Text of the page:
Encouragingly, the PREDIMED trial found that adding either more extra-virgin olive oil or more nuts to the Mediterranean diet reduced the rates of death from stroke by roughly 30%. Previous findings from the PREDIMED trial also found a 43% lower risk of type-2 diabetes from the Mediterranean diet, among people at high risk for cardiovascular disease.

While the average fat levels consumed by participants in the PREDIMED trial were fairly high (39 to 42% of total daily calories), the dietary fat came largely from fatty fish (such as salmon or sardines), extra-virgin olive oil, and nuts.

While the average fat levels consumed by participants in the PREDIMED trial were quite high (39 to 42% of total daily calories), the dietary fat came largely from fatty fish (such as salmon or sardines), extra-virgin olive oil, and nuts.

The Mediterranean diet is also rich in antioxidants, which probably explain many of its disease-preventive and anti-aging effects — see our note about the unique antioxidant content of extra-virgin grade olive oil, under "What is the Mediterranean diet?", above.

In fact, one Harvard team’s analysis of data from the famed Nurses’ Health Study — which involved 10,670 women aged 57-61 and lasted 15 years — found that the women who most closely followed a Mediterranean-style diet were 46% more likely to age healthfully (Samieri C et al. 2013).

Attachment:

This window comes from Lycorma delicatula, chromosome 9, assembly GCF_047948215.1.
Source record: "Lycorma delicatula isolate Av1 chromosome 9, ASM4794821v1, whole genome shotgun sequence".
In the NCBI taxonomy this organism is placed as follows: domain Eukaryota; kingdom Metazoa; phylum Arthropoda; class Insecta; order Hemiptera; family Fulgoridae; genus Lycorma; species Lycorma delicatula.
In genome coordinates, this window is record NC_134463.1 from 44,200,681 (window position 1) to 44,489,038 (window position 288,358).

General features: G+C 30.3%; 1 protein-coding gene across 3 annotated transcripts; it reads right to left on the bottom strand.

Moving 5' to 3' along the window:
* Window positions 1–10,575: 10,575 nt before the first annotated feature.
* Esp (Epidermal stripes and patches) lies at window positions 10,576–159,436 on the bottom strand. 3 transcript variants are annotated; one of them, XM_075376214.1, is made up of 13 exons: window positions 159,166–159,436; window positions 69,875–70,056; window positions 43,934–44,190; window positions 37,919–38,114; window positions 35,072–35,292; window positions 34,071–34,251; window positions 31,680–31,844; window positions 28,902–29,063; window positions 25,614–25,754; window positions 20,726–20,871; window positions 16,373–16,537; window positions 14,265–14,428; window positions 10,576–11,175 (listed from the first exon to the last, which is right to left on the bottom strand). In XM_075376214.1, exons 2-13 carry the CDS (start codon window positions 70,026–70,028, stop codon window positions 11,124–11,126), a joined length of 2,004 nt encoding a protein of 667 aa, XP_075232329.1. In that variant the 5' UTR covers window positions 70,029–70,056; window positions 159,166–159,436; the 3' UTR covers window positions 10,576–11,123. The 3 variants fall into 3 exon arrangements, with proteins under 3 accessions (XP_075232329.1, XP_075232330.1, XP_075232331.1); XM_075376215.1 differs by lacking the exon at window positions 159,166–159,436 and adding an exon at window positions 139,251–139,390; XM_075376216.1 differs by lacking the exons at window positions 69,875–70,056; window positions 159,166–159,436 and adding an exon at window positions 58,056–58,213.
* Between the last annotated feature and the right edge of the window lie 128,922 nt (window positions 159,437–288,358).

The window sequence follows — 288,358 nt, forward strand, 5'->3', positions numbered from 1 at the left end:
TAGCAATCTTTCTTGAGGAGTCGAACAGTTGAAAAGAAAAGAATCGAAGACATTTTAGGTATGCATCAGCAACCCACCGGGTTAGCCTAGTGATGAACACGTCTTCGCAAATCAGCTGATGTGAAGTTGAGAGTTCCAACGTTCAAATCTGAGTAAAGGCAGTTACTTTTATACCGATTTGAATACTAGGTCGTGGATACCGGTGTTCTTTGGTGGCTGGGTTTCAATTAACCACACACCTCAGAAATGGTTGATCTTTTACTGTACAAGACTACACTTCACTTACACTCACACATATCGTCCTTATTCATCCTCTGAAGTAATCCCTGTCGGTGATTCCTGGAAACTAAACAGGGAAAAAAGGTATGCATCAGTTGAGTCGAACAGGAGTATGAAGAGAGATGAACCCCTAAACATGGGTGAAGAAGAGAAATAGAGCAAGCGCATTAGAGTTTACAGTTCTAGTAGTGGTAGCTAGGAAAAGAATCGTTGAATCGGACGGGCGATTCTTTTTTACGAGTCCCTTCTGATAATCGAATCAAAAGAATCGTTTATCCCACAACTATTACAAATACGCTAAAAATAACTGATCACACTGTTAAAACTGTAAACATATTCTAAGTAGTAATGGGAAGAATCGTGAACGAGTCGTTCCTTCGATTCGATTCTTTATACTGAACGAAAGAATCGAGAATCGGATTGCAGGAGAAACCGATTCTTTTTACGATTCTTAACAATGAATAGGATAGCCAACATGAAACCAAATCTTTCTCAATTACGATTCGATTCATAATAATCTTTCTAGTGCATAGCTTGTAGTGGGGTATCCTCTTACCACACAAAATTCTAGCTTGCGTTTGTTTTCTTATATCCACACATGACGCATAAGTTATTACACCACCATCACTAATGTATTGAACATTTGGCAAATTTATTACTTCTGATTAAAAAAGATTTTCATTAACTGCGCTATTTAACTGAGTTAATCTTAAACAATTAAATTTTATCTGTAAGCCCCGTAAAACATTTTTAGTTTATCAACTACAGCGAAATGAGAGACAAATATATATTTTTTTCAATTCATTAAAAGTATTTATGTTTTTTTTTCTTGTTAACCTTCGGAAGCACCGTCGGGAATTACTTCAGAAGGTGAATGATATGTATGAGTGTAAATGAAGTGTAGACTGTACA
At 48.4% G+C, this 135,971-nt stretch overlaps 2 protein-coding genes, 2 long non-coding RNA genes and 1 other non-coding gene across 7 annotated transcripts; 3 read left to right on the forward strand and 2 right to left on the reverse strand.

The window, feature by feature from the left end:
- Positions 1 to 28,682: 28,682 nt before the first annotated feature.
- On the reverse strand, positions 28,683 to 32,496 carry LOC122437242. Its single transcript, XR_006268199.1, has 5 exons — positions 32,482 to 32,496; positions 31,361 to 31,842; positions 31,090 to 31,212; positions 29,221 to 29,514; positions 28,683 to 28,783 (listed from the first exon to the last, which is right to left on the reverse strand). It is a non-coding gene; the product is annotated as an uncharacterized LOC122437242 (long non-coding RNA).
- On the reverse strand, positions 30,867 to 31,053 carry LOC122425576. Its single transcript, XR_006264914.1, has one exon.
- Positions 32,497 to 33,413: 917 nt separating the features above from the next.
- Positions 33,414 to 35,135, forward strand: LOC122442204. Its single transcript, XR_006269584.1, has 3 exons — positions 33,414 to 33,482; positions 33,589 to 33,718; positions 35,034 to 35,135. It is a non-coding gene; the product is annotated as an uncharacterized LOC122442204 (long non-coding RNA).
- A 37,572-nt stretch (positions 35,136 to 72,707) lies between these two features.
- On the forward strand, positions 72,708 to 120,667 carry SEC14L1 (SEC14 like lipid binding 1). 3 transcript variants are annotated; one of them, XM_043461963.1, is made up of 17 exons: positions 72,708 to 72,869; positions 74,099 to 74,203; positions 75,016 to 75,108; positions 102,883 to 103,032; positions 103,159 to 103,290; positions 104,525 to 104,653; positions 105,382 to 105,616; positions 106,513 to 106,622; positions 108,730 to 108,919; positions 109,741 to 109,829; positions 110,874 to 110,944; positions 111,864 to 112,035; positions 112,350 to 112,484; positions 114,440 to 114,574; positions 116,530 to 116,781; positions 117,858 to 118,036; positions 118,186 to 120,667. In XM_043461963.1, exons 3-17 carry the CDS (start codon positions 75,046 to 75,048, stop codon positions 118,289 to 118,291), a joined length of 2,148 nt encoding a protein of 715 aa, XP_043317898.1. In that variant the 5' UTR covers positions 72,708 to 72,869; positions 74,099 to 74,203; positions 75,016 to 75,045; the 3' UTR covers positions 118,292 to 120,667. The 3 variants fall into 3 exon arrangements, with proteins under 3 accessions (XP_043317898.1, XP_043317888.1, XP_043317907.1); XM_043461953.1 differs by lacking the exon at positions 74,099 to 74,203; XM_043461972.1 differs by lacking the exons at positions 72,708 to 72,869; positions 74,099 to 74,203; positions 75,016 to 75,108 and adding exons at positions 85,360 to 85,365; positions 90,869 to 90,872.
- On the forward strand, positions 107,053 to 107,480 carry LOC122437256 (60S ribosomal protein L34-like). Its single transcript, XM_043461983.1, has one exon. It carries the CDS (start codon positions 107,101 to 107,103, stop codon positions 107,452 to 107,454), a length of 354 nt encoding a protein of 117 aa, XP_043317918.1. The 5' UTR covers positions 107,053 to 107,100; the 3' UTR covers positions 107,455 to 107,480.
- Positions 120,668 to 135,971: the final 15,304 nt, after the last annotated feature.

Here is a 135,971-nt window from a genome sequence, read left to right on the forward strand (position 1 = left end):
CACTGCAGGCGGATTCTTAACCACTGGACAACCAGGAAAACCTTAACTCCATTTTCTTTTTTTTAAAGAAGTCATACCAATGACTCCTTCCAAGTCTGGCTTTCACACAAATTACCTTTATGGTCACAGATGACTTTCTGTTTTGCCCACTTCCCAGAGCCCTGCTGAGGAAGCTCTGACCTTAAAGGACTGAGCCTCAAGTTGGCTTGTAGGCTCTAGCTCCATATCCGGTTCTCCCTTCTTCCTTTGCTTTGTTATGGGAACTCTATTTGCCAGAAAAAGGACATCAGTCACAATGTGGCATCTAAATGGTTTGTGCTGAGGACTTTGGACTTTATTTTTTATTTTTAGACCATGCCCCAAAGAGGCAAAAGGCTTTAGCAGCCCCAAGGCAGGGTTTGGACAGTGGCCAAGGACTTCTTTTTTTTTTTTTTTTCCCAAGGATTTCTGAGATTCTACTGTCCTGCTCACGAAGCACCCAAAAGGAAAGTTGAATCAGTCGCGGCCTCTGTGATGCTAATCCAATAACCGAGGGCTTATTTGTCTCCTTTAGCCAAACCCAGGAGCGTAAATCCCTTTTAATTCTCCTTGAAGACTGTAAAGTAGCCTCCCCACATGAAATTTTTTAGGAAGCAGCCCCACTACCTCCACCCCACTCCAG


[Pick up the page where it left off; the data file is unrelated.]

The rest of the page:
The authors defined healthy aging as the relative absence of chronic diseases (e.g., heart disease, diabetes, kidney disease) or major declines in mental health or cognition and physical function.


Sources

  • Ahmad S, Moorthy MV, Demler OV, et al. Assessment of Risk Factors and Biomarkers Associated With Risk of Cardiovascular Disease Among Women Consuming a Mediterranean Diet. JAMA Netw Open. 2018; 1(8): e185708. doi:10.1001/jamanetworkopen.2018.5708
  • Diet Review: Mediterranean Diet. Harvard T.H. Chan School of Public Health. Harvard University. 12 Dec. 2018.
  • Estruch R, Ros E, Salas-Salvadó J, Covas MI, Corella D, Arós F, Gómez-Gracia E, Ruiz-Gutiérrez V, Fiol M, Lapetra J, Lamuela-Raventos RM. Primary prevention of cardiovascular disease with a mediterranean diet supplemented with extra-virgin olive oil or nuts. New England Journal of Medicine. 2018 Jun 13.
  • Fung TT, Rexrode KM, Mantzoros CS, Manson JE, Willett WC, Hu FB. Mediterranean diet and incidence of and mortality from coronary heart disease and stroke in women. Circulation. 2009 Mar 3;119(8):1093-100.
  • Lopez-Garcia E, Rodriguez-Artalejo F, Li TY, Fung TT, Li S, Willett WC, Rimm EB, Hu FB. The Mediterranean-style dietary pattern and mortality among men and women with cardiovascular disease. AJCN. 2013 Oct 30;99(1):172-80.
  • Samieri C, Sun Q, Townsend MK, Chiuve SE, Okereke OI, Willett WC, Stampfer M, Grodstein F. The Association Between Dietary Patterns at Midlife and Health in Aging: An Observational Study. Annals of Internal Medicine. 2013 Nov 5;159(9):584-91.